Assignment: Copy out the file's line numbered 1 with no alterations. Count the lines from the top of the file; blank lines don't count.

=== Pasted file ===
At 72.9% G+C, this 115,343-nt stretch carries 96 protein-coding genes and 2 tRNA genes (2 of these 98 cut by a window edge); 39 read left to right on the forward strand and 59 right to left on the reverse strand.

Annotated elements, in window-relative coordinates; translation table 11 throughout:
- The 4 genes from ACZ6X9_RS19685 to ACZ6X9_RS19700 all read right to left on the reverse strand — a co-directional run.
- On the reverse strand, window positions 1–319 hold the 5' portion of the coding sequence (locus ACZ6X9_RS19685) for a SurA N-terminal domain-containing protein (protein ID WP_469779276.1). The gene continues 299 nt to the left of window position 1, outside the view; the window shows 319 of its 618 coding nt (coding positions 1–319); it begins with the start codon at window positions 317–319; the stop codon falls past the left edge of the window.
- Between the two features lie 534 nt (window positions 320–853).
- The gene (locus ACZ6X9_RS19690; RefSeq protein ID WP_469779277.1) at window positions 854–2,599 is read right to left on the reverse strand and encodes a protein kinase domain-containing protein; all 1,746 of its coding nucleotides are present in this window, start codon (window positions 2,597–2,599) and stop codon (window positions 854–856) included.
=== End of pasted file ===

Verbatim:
At 72.9% G+C, this 115,343-nt stretch carries 96 protein-coding genes and 2 tRNA genes (2 of these 98 cut by a window edge); 39 read left to right on the forward strand and 59 right to left on the reverse strand.